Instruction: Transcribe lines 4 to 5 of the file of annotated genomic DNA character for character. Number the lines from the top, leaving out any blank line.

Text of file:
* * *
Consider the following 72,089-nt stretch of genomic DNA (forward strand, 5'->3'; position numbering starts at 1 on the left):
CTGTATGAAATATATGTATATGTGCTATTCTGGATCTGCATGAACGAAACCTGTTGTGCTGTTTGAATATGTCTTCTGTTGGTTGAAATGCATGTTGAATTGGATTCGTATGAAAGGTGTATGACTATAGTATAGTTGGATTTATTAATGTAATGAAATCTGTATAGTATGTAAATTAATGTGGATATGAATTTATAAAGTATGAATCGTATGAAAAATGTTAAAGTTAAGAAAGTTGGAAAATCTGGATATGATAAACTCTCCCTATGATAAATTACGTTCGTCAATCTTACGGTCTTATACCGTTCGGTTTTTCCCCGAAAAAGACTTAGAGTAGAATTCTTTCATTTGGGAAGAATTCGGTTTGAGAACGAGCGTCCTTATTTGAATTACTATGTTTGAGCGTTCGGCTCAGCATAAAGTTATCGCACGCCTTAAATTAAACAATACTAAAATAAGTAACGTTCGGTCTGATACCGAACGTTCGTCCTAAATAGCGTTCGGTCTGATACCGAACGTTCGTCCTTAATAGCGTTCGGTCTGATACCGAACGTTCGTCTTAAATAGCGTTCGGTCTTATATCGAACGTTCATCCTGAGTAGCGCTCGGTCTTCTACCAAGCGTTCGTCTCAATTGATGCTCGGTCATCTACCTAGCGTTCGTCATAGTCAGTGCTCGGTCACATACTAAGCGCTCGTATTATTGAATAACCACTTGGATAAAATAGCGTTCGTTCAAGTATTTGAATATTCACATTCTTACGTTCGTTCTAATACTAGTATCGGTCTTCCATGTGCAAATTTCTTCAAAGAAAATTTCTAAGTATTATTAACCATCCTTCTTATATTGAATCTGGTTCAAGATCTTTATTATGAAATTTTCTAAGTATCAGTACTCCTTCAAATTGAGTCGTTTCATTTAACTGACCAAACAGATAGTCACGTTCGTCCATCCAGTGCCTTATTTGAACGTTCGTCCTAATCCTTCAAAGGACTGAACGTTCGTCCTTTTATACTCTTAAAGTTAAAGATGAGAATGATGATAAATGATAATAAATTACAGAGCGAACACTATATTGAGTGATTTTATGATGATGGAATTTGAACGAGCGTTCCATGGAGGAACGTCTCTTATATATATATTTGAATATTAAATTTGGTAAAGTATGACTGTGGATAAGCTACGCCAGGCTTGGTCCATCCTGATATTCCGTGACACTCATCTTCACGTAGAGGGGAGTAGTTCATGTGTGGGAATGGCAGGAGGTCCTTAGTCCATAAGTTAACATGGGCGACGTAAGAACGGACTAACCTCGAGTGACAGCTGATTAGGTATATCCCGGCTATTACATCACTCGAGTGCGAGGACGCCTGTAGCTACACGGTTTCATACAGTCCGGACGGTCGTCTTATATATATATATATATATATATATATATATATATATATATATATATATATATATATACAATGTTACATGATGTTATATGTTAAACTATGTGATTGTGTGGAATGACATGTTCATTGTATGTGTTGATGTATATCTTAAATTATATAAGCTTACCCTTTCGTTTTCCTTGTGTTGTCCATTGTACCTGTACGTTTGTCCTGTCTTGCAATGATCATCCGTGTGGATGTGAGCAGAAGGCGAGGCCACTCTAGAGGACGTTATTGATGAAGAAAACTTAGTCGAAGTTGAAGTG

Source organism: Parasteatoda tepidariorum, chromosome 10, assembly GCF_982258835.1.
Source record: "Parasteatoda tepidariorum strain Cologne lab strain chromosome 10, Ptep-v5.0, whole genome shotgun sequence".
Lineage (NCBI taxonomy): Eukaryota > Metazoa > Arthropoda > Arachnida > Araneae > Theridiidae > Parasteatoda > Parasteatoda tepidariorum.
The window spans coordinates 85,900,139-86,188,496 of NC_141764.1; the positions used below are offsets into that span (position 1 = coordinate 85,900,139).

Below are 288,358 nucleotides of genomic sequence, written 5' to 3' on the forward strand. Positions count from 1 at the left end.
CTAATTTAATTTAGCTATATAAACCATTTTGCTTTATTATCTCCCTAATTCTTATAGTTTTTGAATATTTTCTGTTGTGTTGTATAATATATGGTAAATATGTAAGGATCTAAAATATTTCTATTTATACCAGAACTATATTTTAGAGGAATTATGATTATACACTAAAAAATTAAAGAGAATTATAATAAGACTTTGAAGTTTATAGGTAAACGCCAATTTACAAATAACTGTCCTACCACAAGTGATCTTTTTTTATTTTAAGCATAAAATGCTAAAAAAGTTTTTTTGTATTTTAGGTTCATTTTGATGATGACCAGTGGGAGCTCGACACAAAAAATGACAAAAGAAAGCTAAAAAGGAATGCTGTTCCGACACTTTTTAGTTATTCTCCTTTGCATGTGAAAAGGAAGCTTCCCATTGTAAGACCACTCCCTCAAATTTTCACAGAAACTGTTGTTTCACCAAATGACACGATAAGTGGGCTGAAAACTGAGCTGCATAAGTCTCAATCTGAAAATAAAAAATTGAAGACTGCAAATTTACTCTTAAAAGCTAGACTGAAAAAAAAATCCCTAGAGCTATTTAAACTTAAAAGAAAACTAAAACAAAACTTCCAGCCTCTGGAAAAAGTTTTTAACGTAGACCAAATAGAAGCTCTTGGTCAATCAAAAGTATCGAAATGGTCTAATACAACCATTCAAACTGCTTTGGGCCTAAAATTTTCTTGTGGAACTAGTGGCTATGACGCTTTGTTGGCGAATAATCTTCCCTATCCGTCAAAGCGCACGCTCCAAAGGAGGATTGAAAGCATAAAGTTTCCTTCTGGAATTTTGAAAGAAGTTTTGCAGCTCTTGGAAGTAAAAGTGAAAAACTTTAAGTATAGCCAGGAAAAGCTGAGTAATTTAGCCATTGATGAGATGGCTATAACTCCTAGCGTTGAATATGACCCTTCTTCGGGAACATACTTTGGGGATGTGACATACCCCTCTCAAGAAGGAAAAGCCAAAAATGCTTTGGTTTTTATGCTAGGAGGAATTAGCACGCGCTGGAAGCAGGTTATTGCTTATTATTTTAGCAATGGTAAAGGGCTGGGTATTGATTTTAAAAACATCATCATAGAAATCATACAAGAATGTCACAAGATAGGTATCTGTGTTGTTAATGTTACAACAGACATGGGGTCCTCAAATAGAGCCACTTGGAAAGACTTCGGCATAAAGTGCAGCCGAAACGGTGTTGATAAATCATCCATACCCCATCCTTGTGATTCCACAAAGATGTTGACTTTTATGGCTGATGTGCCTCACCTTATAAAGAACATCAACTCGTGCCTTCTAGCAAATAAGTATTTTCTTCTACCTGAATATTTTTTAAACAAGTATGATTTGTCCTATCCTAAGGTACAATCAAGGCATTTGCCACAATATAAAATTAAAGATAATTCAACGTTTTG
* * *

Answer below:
Source record: "Parasteatoda tepidariorum strain Cologne lab strain chromosome 10, Ptep-v5.0, whole genome shotgun sequence".
Lineage (NCBI taxonomy): Eukaryota > Metazoa > Arthropoda > Arachnida > Araneae > Theridiidae > Parasteatoda > Parasteatoda tepidariorum.